Table.

Comparison of Human Subjects Research and Quality Improvement Projects4–7

Study Design ElementHuman Subjects Research ProjectQuality Improvement Project
PurposeGather facts to test a hypothesis and develop or contribute to generalizable knowledge.Improve and understand specific, local processes or practices commonly related to cost, productivity, operations, quality, or patient experience.
Starting pointAnswer a question or test a hypothesis that can be applied to a more general population.Improve performance in a specific unit or population (patient or provider) in an organization.
DesignSystematic design with strict adherence to a protocol that does not change throughout the process. May involve randomization.Iterative and adaptive design that may or may not be systematic. Usually does not involve randomization.
BeneficiariesClinician, researcher, scientific community, and occasionally the subject benefit. Results do not directly benefit institutional practice or programs.Patients, staff, providers, and institution benefit.
MandateInstitutions do not mandate research activities or programs.Activities are usually mandated by institutions or clinics as part of clinical operations.
ImpactDesigned to contribute to generalizable knowledge and may or may not benefit subjects.Findings are expected to directly impact institutional processes or practices.
MeasuresMeasurement instruments must have estimates of reliability, validity, specificity, and sensitivity. Instruments are often complex and have a significant time burden. Protocols are followed closely, and confounding variables are measured or controlled for. Studies may occur over long periods of time (years).Measurement instruments are generally limited, simple, easy to administer, and not overburdensome to the provision of care. Iterative, rapid cycles are followed, and confounding variables are acknowledged but not measured. Timeline is commonly weeks to months.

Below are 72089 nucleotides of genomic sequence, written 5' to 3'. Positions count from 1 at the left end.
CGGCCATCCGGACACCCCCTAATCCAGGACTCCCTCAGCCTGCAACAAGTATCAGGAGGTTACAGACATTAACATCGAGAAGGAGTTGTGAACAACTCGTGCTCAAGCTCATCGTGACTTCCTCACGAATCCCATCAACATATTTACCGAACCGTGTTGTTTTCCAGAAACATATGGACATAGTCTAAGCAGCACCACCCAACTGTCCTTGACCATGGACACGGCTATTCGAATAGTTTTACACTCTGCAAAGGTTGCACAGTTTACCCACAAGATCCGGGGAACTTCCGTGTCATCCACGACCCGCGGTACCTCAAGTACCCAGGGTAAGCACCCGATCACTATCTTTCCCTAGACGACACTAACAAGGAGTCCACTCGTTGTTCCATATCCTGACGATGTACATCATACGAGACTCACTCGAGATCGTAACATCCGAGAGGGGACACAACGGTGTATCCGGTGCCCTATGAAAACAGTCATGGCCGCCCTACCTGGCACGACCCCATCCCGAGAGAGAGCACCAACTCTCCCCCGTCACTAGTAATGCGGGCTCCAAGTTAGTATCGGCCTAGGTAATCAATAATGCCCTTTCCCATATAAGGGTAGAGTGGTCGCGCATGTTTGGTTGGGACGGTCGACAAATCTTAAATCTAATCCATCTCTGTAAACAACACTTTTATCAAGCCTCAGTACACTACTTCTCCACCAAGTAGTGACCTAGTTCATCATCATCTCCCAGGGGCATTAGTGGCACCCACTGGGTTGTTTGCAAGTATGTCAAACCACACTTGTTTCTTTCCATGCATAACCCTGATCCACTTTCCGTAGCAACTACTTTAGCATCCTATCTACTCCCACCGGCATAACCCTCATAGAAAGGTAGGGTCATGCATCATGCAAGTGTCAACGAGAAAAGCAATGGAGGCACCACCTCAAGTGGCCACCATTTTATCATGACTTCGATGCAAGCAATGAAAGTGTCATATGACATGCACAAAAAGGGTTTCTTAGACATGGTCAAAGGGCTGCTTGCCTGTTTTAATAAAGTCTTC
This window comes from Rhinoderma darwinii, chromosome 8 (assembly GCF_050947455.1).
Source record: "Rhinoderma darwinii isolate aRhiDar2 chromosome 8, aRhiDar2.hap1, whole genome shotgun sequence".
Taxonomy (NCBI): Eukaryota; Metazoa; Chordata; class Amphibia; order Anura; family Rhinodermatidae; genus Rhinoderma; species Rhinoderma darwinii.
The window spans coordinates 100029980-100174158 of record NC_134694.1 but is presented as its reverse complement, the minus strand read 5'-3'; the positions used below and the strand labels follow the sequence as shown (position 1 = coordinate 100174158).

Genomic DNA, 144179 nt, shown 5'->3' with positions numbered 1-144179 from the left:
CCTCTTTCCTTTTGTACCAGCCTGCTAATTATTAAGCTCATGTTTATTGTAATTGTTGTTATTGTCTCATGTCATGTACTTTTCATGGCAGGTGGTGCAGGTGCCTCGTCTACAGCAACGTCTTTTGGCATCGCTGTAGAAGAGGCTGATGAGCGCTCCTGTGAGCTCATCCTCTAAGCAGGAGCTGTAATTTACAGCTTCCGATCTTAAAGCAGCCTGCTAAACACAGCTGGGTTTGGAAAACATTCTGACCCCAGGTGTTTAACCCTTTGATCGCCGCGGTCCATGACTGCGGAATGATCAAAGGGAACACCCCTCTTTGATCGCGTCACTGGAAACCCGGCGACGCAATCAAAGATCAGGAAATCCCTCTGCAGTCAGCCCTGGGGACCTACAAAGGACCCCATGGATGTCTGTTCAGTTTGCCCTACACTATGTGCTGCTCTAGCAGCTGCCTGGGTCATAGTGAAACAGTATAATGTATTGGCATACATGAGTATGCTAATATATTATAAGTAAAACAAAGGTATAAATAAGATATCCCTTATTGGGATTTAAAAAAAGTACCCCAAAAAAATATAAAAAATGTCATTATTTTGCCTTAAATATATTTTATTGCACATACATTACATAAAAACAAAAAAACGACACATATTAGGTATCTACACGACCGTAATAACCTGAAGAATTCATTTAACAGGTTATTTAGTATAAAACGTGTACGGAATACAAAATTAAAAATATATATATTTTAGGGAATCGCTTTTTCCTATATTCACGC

Adoption of resultsLittle urgency to disseminate results quickly.Results rapidly adopted into local care delivery.
ParticipantsSubset of a population without an obligation to participate. Participants must meet strict inclusion and exclusion criteria. Investigator will calculate a sample size to determine how many participants are needed.Most or all of the population involved in the process or practice. The responsibility to participate is a component of care, and the expectation is that most individuals participate.
BenefitsParticipants may or may not benefit directly.Direct benefit to system, program, or process is expected although participants may not receive direct benefit.
RisksSubjects may be placed at risk, and risks are stated in the informed consent document.By design, does not increase patients’ risk, with the exception of possible privacy/confidentiality concerns. Consent is implied as part of care.
AnalysisAn a priori hypothesis is developed by the researcher to be statistically proved or disproved.A program, process, or system is compared to an established set of standards, outcomes, or targets.
OutcomeAnswer a research question and statistically prove or disprove a hypothesis. Significant scientific rigor is applied.Promptly improve a program/process/system after comparison with an established set of standards. Process validity is sought.
Dissemination of resultsIntent to disseminate assumed at the outset of the project with results expected to develop or contribute to generalizable knowledge by filling a gap in the scientific literature.Intent to disseminate is not assumed at the outset of the project and often does not occur beyond the institution; when results are published, the intent is to suggest potentially effective models and strategies rather than generalizable knowledge.
Use of placeboUse of placebo may be planned.Comparison of standard treatments, practices, techniques, or processes. Placebo is not used.
Deviation from standard practiceMay involve significant deviation from standard practice.Unlikely to involve significant deviation from standard practice.